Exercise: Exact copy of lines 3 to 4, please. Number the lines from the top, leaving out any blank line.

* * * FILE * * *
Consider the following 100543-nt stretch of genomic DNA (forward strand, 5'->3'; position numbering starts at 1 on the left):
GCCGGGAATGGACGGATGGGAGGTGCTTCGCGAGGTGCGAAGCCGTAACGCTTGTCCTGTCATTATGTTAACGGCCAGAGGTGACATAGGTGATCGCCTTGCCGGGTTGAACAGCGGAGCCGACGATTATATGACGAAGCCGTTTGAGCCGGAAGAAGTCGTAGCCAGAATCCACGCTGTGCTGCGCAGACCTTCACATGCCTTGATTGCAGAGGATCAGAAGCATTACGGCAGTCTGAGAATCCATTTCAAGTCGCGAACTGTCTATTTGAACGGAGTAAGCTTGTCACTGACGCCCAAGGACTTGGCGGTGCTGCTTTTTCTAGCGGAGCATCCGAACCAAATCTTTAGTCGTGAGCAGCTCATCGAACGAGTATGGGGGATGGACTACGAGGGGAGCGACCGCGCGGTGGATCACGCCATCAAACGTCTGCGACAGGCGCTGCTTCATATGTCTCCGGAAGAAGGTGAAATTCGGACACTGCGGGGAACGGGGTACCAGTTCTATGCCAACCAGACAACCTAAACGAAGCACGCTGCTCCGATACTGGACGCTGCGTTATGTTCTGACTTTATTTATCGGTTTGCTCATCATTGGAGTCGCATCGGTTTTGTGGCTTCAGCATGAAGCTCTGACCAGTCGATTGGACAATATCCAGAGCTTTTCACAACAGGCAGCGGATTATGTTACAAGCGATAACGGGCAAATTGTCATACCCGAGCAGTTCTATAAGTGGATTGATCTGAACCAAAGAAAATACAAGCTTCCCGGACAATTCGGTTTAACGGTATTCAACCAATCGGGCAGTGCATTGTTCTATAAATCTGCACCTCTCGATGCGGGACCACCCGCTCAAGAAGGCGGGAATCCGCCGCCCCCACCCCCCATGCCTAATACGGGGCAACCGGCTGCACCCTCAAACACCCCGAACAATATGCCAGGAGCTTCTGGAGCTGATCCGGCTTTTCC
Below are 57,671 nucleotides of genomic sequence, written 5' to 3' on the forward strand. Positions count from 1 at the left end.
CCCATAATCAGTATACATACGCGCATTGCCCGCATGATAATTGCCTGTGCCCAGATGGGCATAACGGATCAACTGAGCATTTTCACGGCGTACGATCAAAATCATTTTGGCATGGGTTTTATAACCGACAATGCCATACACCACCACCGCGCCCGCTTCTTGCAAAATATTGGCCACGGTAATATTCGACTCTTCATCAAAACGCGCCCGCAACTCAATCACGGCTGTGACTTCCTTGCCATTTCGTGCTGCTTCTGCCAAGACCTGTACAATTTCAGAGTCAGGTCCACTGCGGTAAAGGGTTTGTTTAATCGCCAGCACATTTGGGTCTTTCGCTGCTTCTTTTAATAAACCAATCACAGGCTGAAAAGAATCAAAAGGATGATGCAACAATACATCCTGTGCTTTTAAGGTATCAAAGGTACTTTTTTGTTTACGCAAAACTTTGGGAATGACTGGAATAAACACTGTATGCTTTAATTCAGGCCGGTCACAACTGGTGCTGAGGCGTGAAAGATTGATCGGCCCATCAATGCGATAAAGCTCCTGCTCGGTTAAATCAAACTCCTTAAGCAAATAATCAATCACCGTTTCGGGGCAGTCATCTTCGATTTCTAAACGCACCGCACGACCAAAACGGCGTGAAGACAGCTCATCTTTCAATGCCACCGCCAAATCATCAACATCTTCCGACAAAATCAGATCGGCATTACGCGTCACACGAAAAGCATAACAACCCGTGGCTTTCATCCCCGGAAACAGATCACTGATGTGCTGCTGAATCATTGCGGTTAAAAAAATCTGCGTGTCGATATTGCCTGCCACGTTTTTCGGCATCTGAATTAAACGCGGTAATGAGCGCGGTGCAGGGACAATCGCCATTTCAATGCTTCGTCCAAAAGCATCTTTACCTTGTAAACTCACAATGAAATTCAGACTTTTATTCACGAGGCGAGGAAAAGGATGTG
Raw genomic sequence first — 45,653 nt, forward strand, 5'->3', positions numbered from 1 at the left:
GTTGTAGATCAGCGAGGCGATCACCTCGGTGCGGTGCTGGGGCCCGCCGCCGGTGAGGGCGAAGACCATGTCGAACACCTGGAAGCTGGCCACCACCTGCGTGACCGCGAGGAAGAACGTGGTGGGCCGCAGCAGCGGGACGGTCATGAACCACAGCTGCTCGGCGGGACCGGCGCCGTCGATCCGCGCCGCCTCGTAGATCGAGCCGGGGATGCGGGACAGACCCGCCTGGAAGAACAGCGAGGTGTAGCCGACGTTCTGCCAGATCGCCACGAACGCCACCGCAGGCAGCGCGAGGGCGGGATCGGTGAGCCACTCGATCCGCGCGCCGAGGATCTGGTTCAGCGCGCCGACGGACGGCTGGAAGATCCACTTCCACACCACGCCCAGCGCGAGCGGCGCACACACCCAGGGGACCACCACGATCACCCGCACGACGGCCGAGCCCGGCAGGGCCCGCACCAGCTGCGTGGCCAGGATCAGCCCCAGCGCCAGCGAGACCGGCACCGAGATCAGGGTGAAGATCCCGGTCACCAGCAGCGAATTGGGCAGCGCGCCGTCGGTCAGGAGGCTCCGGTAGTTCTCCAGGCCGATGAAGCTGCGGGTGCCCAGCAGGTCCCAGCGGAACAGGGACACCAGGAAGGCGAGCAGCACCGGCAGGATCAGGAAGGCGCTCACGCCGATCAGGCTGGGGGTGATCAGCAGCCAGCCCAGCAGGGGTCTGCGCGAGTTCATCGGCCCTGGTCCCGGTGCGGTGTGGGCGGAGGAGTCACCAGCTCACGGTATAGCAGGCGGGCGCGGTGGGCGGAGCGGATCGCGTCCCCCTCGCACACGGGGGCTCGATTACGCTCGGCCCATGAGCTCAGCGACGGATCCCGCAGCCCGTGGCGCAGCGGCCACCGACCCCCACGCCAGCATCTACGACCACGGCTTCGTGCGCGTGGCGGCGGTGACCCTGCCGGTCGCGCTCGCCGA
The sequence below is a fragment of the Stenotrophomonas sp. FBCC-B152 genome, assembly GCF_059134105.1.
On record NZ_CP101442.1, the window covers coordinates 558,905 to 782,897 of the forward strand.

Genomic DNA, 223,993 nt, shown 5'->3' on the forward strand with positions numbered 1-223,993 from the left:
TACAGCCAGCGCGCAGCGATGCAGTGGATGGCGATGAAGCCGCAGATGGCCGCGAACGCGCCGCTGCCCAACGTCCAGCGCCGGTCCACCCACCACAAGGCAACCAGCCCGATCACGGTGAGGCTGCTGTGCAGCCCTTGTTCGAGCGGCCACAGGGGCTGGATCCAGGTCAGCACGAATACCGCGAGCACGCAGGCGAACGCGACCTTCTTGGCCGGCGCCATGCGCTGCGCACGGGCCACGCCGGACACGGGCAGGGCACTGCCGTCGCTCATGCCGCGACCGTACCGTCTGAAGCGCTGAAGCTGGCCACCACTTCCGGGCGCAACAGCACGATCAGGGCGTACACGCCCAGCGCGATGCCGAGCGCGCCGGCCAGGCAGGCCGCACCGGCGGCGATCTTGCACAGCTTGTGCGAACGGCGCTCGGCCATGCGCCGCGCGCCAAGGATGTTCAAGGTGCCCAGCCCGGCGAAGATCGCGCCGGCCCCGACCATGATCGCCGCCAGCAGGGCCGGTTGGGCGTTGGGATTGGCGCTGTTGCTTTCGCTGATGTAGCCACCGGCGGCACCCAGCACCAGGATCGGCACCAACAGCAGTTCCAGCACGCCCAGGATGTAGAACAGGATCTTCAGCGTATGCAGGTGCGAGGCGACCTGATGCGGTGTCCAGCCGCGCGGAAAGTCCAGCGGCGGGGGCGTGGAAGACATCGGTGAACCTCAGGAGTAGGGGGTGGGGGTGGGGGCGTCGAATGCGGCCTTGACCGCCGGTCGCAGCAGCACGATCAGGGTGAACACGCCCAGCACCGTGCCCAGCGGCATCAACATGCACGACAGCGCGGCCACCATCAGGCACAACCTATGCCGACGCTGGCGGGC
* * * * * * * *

Below are 57,671 nucleotides of genomic sequence, written 5' to 3' on the forward strand. Positions count from 1 at the left end.
CCCATAATCAGTATACATACGCGCATTGCCCGCATGATAATTGCCTGTGCCCAGATGGGCATAACGGATCAACTGAGCATTTTCACGGCGTACGATCAAAATCATTTTGGCATGGGTTTTATAACCGACAATGCCATACACCACCACCGCGCCCGCTTCTTGCAAAATATTGGCCACGGTAATATTCGACTCTTCATCAAAACGCGCCCGCAACTCAATCACGGCTGTGACTTCCTTGCCATTTCGTGCTGCTTCTGCCAAGACCTGTACAATTTCAGAGTCAGGTCCACTGCGGTAAAGGGTTTGTTTAATCGCCAGCACATTTGGGTCTTTCGCTGCTTCTTTTAATAAACCAATCACAGGCTGAAAAGAATCAAAAGGATGATGCAACAATACATCCTGTGCTTTTAAGGTATCAAAGGTACTTTTTTGTTTACGCAAAACTTTGGGAATGACTGGAATAAACACTGTATGCTTTAATTCAGGCCGGTCACAACTGGTGCTGAGGCGTGAAAGATTGATCGGCCCATCAATGCGATAAAGCTCCTGCTCGGTTAAATCAAACTCCTTAAGCAAATAATCAATCACCGTTTCGGGGCAGTCATCTTCGATTTCTAAACGCACCGCACGACCAAAACGGCGTGAAGACAGCTCATCTTTCAATGCCACCGCCAAATCATCAACATCTTCCGACAAAATCAGATCGGCATTACGCGTCACACGAAAAGCATAACAACCCGTGGCTTTCATCCCCGGAAACAGATCACTGATGTGCTGCTGAATCATTGCGGTTAAAAAAATCTGCGTGTCGATATTGCCTGCCACGTTTTTCGGCATCTGAATTAAACGCGGTAATGAGCGCGGTGCAGGGACAATCGCCATTTCAATGCTTCGTCCAAAAGCATCTTTACCTTGTAAACTCACAATGAAATTCAGACTTTTATTCACGAGGCGAGGAAAAGGATGTG